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In a time where precision and personalized marketing reign supreme, Target Account Selling (TAS) serves as the compass that guides B2B sales pros toward success. By honing in on high-value accounts and tailoring marketing strategies to client-specific needs, TAS offers a streamlined pathway to not just closing deals, but forging client relationships that drive sustainable growth.

In this guide, I’ll explore what TAS is, why it's important, and provide actionable tips to implement a target account selling strategy at your B2B organization.

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What Is Target Account Selling (TAS)?

Target account selling is a sales strategy where sales teams identify, qualify, and pursue high-potential accounts that are likely to provide the biggest revenue impact. Instead of spreading sales efforts thin across many accounts, TAS uses account-based marketing, ABM software, and CRMs to focus resources on fewer accounts that align with your ideal customer profile.

The goal for TAS is to align sales and marketing to target premium accounts, build relationships with clients, and become a trusted partner. When done right, TAS provides higher win rates, deal sizes, and long-term retention.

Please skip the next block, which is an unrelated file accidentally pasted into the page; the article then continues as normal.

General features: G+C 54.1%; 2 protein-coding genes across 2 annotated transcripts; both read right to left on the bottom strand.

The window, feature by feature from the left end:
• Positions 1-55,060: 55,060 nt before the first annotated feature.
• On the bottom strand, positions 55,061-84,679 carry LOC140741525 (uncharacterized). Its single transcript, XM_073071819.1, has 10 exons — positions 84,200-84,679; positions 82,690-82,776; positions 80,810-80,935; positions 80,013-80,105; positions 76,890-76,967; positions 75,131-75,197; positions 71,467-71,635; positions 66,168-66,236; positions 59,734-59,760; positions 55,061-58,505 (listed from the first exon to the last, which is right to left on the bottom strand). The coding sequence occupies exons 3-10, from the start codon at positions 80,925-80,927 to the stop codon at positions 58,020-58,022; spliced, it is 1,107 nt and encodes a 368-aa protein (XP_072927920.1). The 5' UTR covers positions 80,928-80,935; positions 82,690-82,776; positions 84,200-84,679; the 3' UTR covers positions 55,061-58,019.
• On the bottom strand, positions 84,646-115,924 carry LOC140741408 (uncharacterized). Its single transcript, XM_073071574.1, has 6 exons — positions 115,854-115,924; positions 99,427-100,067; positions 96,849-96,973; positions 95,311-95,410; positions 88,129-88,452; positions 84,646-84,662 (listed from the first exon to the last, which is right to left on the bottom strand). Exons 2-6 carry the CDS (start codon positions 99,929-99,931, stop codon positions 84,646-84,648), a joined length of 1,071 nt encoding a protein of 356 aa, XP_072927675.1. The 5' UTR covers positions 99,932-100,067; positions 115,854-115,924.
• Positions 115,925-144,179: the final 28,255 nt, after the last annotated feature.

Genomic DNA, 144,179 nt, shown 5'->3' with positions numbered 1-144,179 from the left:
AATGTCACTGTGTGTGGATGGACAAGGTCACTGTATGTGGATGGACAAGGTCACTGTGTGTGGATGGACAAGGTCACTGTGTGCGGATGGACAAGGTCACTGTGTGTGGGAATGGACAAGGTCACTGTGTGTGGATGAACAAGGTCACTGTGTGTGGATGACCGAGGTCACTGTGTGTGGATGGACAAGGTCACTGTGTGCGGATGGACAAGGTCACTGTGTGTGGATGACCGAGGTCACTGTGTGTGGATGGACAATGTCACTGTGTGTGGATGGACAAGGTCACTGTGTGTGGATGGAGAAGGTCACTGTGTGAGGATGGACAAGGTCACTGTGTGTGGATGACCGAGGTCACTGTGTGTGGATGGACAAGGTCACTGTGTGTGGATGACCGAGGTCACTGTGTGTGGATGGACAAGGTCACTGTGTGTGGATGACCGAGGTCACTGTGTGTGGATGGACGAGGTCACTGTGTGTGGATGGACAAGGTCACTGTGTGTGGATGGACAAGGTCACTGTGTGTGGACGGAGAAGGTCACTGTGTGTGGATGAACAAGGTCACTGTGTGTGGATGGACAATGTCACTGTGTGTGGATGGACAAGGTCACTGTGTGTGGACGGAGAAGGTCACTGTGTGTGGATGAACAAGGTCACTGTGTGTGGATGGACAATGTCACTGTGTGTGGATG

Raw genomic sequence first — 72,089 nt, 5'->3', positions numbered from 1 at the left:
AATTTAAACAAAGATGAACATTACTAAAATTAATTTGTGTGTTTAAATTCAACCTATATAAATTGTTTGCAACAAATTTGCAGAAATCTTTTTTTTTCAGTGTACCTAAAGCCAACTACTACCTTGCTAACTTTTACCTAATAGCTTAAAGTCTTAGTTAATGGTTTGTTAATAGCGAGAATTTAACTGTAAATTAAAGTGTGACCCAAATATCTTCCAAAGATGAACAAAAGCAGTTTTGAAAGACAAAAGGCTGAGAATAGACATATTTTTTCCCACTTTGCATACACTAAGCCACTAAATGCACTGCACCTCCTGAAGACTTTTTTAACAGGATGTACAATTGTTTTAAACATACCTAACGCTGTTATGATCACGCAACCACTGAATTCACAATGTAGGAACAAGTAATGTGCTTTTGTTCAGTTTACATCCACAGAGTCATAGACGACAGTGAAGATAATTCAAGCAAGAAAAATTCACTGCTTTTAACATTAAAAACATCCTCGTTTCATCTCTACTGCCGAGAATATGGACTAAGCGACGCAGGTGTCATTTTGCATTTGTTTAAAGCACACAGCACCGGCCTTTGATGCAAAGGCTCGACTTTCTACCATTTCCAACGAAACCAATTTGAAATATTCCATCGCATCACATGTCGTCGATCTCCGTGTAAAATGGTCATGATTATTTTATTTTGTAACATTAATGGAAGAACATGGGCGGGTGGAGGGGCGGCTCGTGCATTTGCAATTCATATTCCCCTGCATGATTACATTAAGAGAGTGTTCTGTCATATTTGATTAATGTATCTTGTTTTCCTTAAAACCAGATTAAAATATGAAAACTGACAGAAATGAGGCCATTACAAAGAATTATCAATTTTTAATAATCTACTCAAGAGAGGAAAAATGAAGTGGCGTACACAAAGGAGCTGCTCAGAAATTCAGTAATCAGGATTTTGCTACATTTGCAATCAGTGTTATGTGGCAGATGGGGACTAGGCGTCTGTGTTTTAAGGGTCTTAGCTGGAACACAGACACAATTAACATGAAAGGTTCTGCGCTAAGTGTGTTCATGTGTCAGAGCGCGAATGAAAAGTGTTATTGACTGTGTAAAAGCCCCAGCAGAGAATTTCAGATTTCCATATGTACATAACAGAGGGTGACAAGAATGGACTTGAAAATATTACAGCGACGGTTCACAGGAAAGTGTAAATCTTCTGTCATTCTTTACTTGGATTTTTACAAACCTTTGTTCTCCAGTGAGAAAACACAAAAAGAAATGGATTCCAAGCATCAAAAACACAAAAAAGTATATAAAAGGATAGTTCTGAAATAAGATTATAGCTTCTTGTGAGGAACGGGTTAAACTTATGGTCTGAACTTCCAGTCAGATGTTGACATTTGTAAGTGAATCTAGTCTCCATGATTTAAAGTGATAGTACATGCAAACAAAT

Why Is TAS Important?

Target Account Selling (TAS) is crucial for businesses because it focuses resources on high-value opportunities, leading to increased revenue and stronger customer relationships.

According to a recent Salesforce report, 89% of stakeholders are more likely to buy from salespeople who understand their mission and goals. Additionally, 71% of B2B buyers reported that most sales interactions felt transactional. 

TAS can be beneficial as it facilitates a better understanding of the buyer’s needs by enabling sales teams to tailor their approach to individual accounts, increasing the likelihood of closing deals and fostering customer loyalty.

How Does The Target Account Selling Methodology Work?

The key stages of TAS focus sales efforts on the best-bet accounts, while also providing a framework to open, develop and retain those accounts over time. It's about working smarter, rather than harder when it comes to B2B selling.

Rather than a broad, transactional approach, target selling is about strategic account management and aiming for long-term relationships. Executed properly, it aligns the sales funnel with marketing and customer success with key accounts to maximize their lifetime value.

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When To Use Target Account Selling

Target account selling is most effective for closing large, complex B2B deals that require coordination across multiple key decision-makers. The focused account-based marketing strategy helps sales teams navigate long sales cycles and build consensus among various buying group members.